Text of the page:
The third publication is Read, Therefore Lived, with Miquel Bardagil, intended as a diary in which Bardagil relates his encounters with the artist between September 2 and October 28, 2002, a few months before the opening of the exhibition at the María José Castellví Gallery in Barcelona. Texts, drawings, photographs, reproductions of several paintings, even a kind of flip-book with motifs taken from paintings, establish a set of enmeshed inputs that end up giving the final form to the edition.

Another subject-area, in this case thematic, is dedicated to a recurring question throughout his artistic career. These are the constant references to characters in children’s literature; Aladdin, Alice, Little Red Riding Hood, Peter Pan, and Peter and the Wolf emerge in paintings, drawings, publications; and even his Red Riding Hoods, three of them in this case, ended up starring in a video. A way of approaching childhood myths from an adult perspective, but as dazzled by magical and inspiring unreal worlds as a child.

The project’s final subject-area is to be found in the Vic School of Art’s exhibition space, and aims to raise awareness of Jordi Cano’s work in education over the last two decades, mainly in Barcelona’s Elisava School, and that it is the logical consequence of the work he did before, in Eumogràfic, Eumo Editorial and more recently in Eumo_dc, as well as his long period of collaboration with the University of Vic. The exhibition space becomes an open classroom in which students from the Vic School of Art will contribute their creative visions, following the premises that Jordi Cano applied at a pedagogical level, as concise as they are suggestive. The value of the transversal as a creative method: Think with your head, think with your feet, think with your hands and think with your eyes, as Jordi Cano always asserted.

Glòria Picazo


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Jordi Cano (Vic, 1954 – Barcelona, 2020) Self-taught, Jordi Cano combined his work as an actor (1979-1982) with that of a painter, and later with that of a graphic designer and communications director, carrying out important teaching work in the fields of design and communication.

He had his first solo exhibition in 1972, and from then until 2003, when his last exhibition, he collaborated with galleries such as Dau al Set / Salvador Riera, Galeria Trama and Galeria María José Castellví in Barcelona, as well as the Galerie Ruben Forni in Brussels, Altair in Palma de Mallorca, Fernando Silió in Santander and Vanguardia in Bilbao. At the same time, he participated in several editions of ARCO in Madrid and in numerous group exhibitions during the eighties and nineties.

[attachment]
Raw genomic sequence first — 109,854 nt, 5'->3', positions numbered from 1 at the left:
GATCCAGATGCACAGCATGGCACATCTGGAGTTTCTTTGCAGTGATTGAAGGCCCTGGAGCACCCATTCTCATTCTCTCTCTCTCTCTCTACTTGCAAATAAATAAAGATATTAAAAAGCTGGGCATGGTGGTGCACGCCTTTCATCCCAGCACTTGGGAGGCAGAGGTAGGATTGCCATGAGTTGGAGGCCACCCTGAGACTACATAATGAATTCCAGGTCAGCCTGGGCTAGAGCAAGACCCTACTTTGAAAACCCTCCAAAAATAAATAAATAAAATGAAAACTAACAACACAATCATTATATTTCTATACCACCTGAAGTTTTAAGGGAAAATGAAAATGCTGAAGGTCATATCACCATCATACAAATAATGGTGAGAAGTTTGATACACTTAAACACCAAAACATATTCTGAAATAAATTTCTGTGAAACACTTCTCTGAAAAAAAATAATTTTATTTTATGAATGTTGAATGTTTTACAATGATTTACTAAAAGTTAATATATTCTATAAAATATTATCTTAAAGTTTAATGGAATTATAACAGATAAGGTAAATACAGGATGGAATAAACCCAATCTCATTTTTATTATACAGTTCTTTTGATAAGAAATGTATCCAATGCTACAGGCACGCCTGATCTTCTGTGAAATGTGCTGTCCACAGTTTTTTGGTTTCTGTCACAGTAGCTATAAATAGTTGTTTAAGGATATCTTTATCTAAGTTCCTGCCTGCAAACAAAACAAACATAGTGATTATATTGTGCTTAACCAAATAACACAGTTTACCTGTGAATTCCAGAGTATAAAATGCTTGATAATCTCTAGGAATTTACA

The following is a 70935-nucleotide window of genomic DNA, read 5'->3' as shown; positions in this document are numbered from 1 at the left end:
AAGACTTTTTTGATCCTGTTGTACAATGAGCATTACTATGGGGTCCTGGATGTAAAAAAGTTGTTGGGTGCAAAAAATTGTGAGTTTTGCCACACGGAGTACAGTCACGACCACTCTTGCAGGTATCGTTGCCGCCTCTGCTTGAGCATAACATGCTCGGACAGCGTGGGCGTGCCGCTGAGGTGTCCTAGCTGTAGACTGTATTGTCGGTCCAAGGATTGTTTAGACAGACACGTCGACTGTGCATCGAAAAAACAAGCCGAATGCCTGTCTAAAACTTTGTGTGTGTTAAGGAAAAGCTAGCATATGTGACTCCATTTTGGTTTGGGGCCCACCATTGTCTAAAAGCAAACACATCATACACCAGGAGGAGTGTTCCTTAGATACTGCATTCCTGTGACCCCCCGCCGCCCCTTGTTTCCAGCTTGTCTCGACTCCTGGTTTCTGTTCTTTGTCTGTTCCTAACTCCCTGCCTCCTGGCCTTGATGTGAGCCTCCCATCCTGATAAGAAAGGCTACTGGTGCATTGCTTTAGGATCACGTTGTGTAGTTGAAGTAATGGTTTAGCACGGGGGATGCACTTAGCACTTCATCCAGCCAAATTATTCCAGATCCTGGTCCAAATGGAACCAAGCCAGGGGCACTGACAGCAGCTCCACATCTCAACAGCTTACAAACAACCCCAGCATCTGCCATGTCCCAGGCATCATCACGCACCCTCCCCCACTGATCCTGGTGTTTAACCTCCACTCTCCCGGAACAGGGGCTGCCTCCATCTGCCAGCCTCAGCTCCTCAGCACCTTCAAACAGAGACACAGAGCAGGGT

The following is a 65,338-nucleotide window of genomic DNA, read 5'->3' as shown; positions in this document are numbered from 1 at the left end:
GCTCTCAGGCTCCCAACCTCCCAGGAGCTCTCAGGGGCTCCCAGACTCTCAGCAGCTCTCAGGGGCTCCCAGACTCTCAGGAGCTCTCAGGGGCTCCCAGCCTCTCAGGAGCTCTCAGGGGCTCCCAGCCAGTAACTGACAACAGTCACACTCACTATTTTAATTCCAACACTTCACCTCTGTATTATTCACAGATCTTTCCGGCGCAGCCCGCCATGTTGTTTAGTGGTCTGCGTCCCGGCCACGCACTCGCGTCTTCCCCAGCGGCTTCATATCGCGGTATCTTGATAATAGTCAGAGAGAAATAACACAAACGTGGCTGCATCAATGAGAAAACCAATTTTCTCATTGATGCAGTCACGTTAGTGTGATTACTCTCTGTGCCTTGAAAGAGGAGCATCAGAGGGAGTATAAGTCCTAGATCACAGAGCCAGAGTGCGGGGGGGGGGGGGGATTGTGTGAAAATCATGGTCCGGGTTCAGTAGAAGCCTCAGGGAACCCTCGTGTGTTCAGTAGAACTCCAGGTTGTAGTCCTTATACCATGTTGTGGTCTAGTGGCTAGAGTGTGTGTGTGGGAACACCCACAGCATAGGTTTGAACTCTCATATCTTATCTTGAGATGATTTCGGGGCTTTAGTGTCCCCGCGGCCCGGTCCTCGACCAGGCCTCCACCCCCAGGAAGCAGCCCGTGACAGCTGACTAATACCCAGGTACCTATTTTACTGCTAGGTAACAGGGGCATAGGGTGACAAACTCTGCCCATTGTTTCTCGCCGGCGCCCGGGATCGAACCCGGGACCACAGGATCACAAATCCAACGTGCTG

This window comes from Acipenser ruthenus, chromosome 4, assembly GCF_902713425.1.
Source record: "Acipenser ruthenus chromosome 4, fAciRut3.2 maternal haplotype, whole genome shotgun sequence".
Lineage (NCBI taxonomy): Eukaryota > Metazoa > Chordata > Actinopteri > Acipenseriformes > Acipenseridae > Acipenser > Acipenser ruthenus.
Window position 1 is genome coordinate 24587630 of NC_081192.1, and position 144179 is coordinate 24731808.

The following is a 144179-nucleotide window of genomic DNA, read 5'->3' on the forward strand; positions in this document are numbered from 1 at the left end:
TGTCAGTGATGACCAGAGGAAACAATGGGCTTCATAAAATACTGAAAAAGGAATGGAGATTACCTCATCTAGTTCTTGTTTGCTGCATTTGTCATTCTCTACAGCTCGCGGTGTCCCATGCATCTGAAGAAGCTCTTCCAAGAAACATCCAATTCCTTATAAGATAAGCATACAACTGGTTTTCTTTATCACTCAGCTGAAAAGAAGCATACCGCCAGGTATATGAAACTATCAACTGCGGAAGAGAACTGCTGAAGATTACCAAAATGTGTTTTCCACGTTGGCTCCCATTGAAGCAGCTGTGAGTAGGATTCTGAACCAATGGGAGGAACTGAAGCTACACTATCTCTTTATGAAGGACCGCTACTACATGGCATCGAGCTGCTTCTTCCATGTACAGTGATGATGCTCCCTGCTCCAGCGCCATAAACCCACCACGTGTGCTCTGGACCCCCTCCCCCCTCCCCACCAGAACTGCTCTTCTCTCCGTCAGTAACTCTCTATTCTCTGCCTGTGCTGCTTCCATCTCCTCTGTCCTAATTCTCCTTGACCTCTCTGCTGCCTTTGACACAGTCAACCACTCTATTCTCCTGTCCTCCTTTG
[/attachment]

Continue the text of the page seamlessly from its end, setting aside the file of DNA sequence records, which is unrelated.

His works form part of various art collections, including; Josep M. Civit, Joan Uriach, Ernesto Ventós, Rafael Tous, Piramidón, MACBA, La Caixa Foundation, the Coca Cola Foundation and Museu Mas.

With regard to publications about his works, apart from published catalogues, three artist’s books deserve special mention: 1 + 1 = 1, L’archiviste de Coda and Llegit, per tant, viscut. He also collaborated with authors such as Víctor Sunyol, Annie Bats, José Carlos Cataño, Matthew Tree, Manel Clot, Glòria Picazo and Miquel Bardagil.

In 1982, together with Anton Granero, he created the design studio Cano/Granero Associats, and in 1984 they founded Eumo Gràfic, a company linked to the University of Vic, which in 2014 became Eumo_DC, of which he was the director. He combined these tasks with that of director of the master’s course in Design, Communication Strategies and Advertising at Elisava School. He was also the coordinator of the master's degree course in Design and Communication at Pompeu Fabra University in Barcelona, where he also lectured in the degree course in Advertising and Public Relations until 2017. Recently, he was linked to the University of Vic where he lead UMedia, the Multidisciplinary Resource Unit.


Supported by:



In association with:

M. Carme Bernal, Col·lecció d’Art Niki i Josep Maria Civit, Col·lecció Beatriu Malaret i Clàudia Cano, Col·lecció Família Hernando, Escola Elisava, Família Cano Cunill, Carles Flo, Fundación Ernesto Ventós, Fundació “la Caixa”, MACBA. Centre d’Art Contemporani de Barcelona, Marc Aliart, Museu d’Art de Sabadell, OCA Fondation, Piramidón. Centre d’Art Contemporani.

JustARing GranPiscina br

*Images: VvsH6 (2006) - Just a Ring / Gran Piscina (1990) 

> Interview with Glòria Picazo